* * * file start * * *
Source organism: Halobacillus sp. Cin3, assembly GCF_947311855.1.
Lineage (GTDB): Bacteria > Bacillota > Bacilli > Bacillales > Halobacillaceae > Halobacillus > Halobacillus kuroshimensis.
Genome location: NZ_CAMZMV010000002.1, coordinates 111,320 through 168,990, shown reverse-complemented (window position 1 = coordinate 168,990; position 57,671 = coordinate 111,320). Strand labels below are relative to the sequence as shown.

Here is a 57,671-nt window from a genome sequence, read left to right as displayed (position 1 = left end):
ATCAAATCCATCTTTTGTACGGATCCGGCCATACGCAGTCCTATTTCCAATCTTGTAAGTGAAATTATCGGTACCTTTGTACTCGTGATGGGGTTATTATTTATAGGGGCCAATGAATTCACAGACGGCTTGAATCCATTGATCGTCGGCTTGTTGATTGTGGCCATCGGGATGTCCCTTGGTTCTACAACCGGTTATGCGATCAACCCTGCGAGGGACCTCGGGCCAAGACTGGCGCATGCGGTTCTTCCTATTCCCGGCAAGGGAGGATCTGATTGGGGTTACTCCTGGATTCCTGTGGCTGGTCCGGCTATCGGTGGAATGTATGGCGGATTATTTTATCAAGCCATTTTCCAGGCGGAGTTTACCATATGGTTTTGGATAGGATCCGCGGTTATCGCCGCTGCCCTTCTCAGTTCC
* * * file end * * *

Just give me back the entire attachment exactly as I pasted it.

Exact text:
Source organism: Halobacillus sp. Cin3, assembly GCF_947311855.1.
Lineage (GTDB): Bacteria > Bacillota > Bacilli > Bacillales > Halobacillaceae > Halobacillus > Halobacillus kuroshimensis.
Genome location: NZ_CAMZMV010000002.1, coordinates 111,320 through 168,990, shown reverse-complemented (window position 1 = coordinate 168,990; position 57,671 = coordinate 111,320). Strand labels below are relative to the sequence as shown.

Here is a 57,671-nt window from a genome sequence, read left to right as displayed (position 1 = left end):
ATCAAATCCATCTTTTGTACGGATCCGGCCATACGCAGTCCTATTTCCAATCTTGTAAGTGAAATTATCGGTACCTTTGTACTCGTGATGGGGTTATTATTTATAGGGGCCAATGAATTCACAGACGGCTTGAATCCATTGATCGTCGGCTTGTTGATTGTGGCCATCGGGATGTCCCTTGGTTCTACAACCGGTTATGCGATCAACCCTGCGAGGGACCTCGGGCCAAGACTGGCGCATGCGGTTCTTCCTATTCCCGGCAAGGGAGGATCTGATTGGGGTTACTCCTGGATTCCTGTGGCTGGTCCGGCTATCGGTGGAATGTATGGCGGATTATTTTATCAAGCCATTTTCCAGGCGGAGTTTACCATATGGTTTTGGATAGGATCCGCGGTTATCGCCGCTGCCCTTCTCAGTTCC